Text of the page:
The American Civil Liberties Union of Missouri Foundation, PROMO, KC LEGAL, the director of the Washington University Law School Child & Family Advocacy Clinic, the American Civil Liberties Union, and the Lambda Legal Defense and Education Fund argue, as friends of the court, that the circuit court erred in dismissing the petition, on its own motion, for lack of jurisdiction instead of analyzing, with the benefit of briefing by the parties, whether the petition stated a claim on which relief could be granted. The organizations contend that neither article I, section 33 nor section 451.022 prevents a circuit court from hearing an uncontested petition of dissolution involving the marriage of a same-sex couple. They assert the circuit court had the power to grant relief, even if it did not call that relief a “divorce.” The organizations argue that the due process right to obtain a divorce is distinct from the fundamental right to marry and, therefore, that Missouri’s marriage bans – even if otherwise constitutional – constitutionally cannot be applied to divorce proceedings. The organizations contend that, because the court dismissed the petition on its own motion, it did not give the parties the opportunity to challenge – and itself an opportunity to consider – the constitutional validity of the marriage bans.


Ben Hur Steel Worx LLC v. Director of Revenue
St. Louis
Applicability of manufacturing tax exemption to certain steel building components
Listen to the oral argument: SC94209.mp3SC94209.mp3
Ben Hur was represented during arguments by Marc H. Ellinger of Blitz, Bardgett & Deutsch LC in Jefferson City; the director was represented by Deputy Solicitor General Jeremiah J. Morgan of the attorney general's office in Jefferson City.

Ben Hur Steel Worx LLC provides structural steel building components – including columns, beams, trusses and frames – to its customers, which it may deliver and install on the customer’s premises. If the components are for a taxable entity, Ben Hur pays taxes on the materials it purchases from steel mills or warehouses to provide the steel components. If the components are for tax-exempt entity, Ben Hur does not pay tax on the purchased materials. Ben Hur sought refunds for nearly $199,000 in taxes it paid on purchases of these materials for the periods of March 2008 through February 2011, claiming a tax exemption pursuant to section 144.054.2, RSMo. In January 2012, the director of revenue denied the refund claims, determining they did not qualify for the exemption. Ben Hur sought review from the administrative hearing commission, which in May 2014 also denied the refunds. Ben Hur seeks this Court’s review.

Ben Hur argues the administrative hearing commission erred in holding that the company’s output was not a “product” as used in the statute. The company contends the structural steel it manufactures is a “product” because it is an output with a market value. It asserts that the structural steel output is significantly different from the materials Ben Hur purchased, with different uses, and that those products have a market value, whether Ben Hur installs them or sells them separately as tangible personal property. It argues there is no requirement in the statute that there be a market in which fabricated steel pieces regularly are bought or sold at retail. The company contends there also is no legal requirement that the company prove it modified steel beams and then sold them at retail. It asserts that, although a retail sale is not required, the record establishes the company sells some of its structural steel output in retail sales. Ben Hur argues the commission erred in applying the rationale of this Court’s 1997 decision in Blevins Asphalt Construction Company v. Director of Revenue. The company contends that this opinion does not apply to Ben Hur’s case. It asserts that Blevins construed a different, less broad tax exemption than that sought by Ben Hur and that reliance on Blevins is not appropriate after this Court’s 2011 decision in E & B Granite Inc. v. Director of Revenue.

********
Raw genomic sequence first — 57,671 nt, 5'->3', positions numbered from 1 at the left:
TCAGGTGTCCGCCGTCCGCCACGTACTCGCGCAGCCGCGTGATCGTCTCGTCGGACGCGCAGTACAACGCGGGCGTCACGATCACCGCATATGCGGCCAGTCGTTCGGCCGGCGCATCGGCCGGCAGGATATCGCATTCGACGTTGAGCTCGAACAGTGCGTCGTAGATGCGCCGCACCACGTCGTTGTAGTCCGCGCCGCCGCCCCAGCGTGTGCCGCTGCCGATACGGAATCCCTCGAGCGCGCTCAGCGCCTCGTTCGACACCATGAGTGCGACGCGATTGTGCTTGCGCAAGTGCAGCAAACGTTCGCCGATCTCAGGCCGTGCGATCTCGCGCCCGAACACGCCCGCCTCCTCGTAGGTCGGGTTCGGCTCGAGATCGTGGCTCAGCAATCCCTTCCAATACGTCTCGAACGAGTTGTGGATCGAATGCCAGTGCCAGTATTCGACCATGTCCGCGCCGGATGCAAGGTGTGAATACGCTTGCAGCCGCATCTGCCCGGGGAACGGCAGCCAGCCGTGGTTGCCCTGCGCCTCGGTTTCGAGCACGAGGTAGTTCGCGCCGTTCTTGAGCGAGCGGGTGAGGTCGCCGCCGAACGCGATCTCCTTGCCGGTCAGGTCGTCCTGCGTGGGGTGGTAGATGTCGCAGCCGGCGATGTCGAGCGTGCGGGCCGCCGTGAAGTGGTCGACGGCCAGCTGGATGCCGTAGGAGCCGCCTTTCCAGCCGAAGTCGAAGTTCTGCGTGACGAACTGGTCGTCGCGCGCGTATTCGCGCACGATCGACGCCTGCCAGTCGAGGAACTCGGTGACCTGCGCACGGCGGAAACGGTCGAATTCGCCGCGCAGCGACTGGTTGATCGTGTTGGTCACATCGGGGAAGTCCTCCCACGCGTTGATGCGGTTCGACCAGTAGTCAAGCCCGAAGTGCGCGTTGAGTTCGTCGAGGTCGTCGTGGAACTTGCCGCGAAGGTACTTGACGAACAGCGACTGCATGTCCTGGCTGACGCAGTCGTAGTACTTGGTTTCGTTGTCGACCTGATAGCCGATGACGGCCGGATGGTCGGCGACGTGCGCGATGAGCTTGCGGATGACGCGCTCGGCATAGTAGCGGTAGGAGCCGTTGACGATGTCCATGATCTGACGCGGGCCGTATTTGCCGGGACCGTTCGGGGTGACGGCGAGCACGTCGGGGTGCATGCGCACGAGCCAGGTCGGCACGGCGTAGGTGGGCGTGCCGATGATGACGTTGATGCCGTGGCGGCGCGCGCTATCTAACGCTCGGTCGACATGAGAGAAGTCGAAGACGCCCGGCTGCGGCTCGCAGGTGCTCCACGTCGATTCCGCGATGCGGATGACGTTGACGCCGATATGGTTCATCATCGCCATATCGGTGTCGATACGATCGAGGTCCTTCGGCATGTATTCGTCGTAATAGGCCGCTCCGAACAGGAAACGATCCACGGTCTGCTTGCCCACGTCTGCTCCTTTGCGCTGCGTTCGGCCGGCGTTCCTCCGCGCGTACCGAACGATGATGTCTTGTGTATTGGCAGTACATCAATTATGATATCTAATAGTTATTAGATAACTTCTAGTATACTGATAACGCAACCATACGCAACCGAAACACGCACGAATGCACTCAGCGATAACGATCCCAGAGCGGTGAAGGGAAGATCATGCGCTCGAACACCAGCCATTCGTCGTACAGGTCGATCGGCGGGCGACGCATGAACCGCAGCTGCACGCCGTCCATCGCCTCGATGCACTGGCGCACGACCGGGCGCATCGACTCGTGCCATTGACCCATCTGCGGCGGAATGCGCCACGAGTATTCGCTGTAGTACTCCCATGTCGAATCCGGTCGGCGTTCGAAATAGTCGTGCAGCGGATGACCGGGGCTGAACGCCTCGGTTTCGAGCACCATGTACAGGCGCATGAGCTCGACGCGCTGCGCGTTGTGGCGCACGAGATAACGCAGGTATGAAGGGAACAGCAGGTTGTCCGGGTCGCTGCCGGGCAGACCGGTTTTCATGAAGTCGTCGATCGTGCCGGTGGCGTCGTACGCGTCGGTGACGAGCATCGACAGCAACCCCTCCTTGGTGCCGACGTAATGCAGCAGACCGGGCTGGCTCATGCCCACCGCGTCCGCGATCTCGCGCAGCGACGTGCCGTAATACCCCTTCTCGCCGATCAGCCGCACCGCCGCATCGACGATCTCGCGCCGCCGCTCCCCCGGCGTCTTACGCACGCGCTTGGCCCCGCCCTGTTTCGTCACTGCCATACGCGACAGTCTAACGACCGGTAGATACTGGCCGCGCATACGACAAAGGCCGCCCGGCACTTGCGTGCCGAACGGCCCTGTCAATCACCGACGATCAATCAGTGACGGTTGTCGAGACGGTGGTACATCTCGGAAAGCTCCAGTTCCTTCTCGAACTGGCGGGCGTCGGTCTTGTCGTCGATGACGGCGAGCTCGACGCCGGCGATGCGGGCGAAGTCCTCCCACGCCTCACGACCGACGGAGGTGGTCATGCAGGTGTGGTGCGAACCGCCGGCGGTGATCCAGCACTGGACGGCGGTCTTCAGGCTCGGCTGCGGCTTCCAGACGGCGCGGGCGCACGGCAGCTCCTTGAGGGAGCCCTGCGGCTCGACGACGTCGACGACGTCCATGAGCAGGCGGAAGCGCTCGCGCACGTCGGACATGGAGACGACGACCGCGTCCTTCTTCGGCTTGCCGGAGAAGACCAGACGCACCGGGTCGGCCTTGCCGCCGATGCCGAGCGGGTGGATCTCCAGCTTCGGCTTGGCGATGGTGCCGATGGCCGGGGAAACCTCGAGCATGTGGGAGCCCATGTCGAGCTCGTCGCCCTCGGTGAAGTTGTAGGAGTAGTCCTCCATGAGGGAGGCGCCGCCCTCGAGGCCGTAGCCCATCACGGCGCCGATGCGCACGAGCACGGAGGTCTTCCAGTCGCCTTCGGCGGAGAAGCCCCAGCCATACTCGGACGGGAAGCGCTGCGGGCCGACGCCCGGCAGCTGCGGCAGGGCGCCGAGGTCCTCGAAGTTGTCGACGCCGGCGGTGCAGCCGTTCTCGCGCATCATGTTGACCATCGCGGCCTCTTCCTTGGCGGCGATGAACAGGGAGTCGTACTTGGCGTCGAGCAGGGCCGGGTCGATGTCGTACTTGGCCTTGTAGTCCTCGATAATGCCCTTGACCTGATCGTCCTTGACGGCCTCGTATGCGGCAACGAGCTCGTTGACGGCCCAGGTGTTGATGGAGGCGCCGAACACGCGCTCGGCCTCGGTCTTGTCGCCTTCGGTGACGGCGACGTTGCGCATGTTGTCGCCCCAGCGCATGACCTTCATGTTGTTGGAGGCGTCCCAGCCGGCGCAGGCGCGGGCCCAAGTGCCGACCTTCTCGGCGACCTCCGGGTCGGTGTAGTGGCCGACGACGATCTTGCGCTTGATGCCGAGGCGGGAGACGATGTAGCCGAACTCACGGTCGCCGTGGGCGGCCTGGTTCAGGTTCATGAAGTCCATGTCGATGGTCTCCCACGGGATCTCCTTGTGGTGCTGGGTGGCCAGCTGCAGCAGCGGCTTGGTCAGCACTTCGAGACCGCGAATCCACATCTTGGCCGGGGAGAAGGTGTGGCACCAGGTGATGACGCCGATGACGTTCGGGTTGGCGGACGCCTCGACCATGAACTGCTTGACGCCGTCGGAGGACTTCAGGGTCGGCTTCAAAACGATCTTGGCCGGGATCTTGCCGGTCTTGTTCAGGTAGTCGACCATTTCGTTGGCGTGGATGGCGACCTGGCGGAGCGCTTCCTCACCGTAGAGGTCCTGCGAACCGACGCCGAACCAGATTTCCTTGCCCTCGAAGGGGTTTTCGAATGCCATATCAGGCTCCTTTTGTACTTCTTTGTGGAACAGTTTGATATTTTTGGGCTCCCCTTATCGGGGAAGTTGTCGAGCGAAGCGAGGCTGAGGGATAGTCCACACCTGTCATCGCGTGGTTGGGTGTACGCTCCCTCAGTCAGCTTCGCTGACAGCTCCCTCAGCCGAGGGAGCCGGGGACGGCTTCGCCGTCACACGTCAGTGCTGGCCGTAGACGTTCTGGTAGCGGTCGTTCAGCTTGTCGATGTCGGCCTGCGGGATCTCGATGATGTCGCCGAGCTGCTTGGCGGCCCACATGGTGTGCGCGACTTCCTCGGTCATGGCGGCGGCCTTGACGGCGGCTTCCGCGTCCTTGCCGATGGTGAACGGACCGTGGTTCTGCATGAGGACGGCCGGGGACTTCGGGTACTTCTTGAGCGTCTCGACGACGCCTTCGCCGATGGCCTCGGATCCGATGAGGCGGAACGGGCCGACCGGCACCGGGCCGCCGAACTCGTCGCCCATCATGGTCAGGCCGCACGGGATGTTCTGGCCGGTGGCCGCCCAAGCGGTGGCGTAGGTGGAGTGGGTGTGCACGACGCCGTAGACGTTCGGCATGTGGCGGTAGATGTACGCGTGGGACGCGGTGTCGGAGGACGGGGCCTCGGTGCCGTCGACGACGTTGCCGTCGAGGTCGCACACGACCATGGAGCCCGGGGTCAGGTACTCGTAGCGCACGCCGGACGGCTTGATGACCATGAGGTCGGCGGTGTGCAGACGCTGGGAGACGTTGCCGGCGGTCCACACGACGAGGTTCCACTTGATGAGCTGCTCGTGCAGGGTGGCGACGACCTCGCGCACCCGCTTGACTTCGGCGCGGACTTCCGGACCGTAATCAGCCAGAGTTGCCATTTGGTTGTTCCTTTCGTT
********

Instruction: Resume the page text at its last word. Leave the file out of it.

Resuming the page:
The director of revenue responds that the commission correctly concluded that Ben Hur is not entitled to the tax exemption. The director argues the construction of a building does not qualify for a tax exemption under section 144.054.2 because it is not the “manufacturing, processing, compounding, mining or producing” of a “product.” The director contends that the plain language of the statute makes no reference to construction or building, that applying the statute to such projects would render the language of two other statutory tax exemptions effectively meaningless, and that turning section 144.054 into a construction exemption would produce unreasonable and absurd results. The director asserts Ben Hur never has treated its construction projects as manufacturing, processing or producing a product. The director responds that section 144.054.2 merely expands exempt items but does not expand the type of manufacturing activities covered. The director argues that applying section 144.054.2 to activities other than manufacturing is contrary to the legislature’s express intent and that construction of a building is not the type of industrial activity ordinarily associated with manufacturing a product. The director further contends that this Court’s decision in E & B Granite does not apply.